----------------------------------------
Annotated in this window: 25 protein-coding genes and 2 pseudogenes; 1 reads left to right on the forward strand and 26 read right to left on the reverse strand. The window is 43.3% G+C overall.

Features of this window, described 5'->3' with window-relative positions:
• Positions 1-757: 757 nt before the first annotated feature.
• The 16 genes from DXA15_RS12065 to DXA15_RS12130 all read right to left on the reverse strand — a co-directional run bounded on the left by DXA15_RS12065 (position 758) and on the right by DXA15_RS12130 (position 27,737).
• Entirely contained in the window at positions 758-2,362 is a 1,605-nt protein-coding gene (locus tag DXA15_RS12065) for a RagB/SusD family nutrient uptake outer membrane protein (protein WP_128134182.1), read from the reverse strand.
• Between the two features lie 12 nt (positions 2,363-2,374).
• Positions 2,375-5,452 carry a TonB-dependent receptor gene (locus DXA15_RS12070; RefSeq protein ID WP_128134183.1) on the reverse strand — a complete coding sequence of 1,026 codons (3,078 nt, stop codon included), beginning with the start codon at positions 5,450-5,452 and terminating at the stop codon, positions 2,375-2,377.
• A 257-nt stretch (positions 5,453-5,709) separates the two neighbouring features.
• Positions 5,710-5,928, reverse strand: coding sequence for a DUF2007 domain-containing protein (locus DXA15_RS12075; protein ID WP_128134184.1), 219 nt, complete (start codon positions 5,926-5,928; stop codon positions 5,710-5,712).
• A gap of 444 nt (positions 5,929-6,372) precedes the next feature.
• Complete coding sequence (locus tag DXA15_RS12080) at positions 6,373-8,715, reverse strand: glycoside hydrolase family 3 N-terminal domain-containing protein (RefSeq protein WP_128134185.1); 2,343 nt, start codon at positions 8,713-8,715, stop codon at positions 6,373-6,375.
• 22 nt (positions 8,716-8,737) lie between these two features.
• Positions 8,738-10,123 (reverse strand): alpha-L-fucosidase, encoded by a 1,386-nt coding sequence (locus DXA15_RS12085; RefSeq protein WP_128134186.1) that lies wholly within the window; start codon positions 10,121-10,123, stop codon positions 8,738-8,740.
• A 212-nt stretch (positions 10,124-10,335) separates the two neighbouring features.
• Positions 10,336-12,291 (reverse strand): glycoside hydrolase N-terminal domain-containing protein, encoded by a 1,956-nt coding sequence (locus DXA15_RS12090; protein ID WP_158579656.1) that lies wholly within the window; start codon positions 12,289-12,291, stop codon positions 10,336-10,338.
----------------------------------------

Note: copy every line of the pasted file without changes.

Annotated in this window: 25 protein-coding genes and 2 pseudogenes; 1 reads left to right on the forward strand and 26 read right to left on the reverse strand. The window is 43.3% G+C overall.

Features of this window, described 5'->3' with window-relative positions:
• Positions 1-757: 757 nt before the first annotated feature.
• The 16 genes from DXA15_RS12065 to DXA15_RS12130 all read right to left on the reverse strand — a co-directional run bounded on the left by DXA15_RS12065 (position 758) and on the right by DXA15_RS12130 (position 27,737).
• Entirely contained in the window at positions 758-2,362 is a 1,605-nt protein-coding gene (locus tag DXA15_RS12065) for a RagB/SusD family nutrient uptake outer membrane protein (protein WP_128134182.1), read from the reverse strand.
• Between the two features lie 12 nt (positions 2,363-2,374).
• Positions 2,375-5,452 carry a TonB-dependent receptor gene (locus DXA15_RS12070; RefSeq protein ID WP_128134183.1) on the reverse strand — a complete coding sequence of 1,026 codons (3,078 nt, stop codon included), beginning with the start codon at positions 5,450-5,452 and terminating at the stop codon, positions 2,375-2,377.
• A 257-nt stretch (positions 5,453-5,709) separates the two neighbouring features.
• Positions 5,710-5,928, reverse strand: coding sequence for a DUF2007 domain-containing protein (locus DXA15_RS12075; protein ID WP_128134184.1), 219 nt, complete (start codon positions 5,926-5,928; stop codon positions 5,710-5,712).
• A gap of 444 nt (positions 5,929-6,372) precedes the next feature.
• Complete coding sequence (locus tag DXA15_RS12080) at positions 6,373-8,715, reverse strand: glycoside hydrolase family 3 N-terminal domain-containing protein (RefSeq protein WP_128134185.1); 2,343 nt, start codon at positions 8,713-8,715, stop codon at positions 6,373-6,375.
• 22 nt (positions 8,716-8,737) lie between these two features.
• Positions 8,738-10,123 (reverse strand): alpha-L-fucosidase, encoded by a 1,386-nt coding sequence (locus DXA15_RS12085; RefSeq protein WP_128134186.1) that lies wholly within the window; start codon positions 10,121-10,123, stop codon positions 8,738-8,740.
• A 212-nt stretch (positions 10,124-10,335) separates the two neighbouring features.
• Positions 10,336-12,291 (reverse strand): glycoside hydrolase N-terminal domain-containing protein, encoded by a 1,956-nt coding sequence (locus DXA15_RS12090; protein ID WP_158579656.1) that lies wholly within the window; start codon positions 12,289-12,291, stop codon positions 10,336-10,338.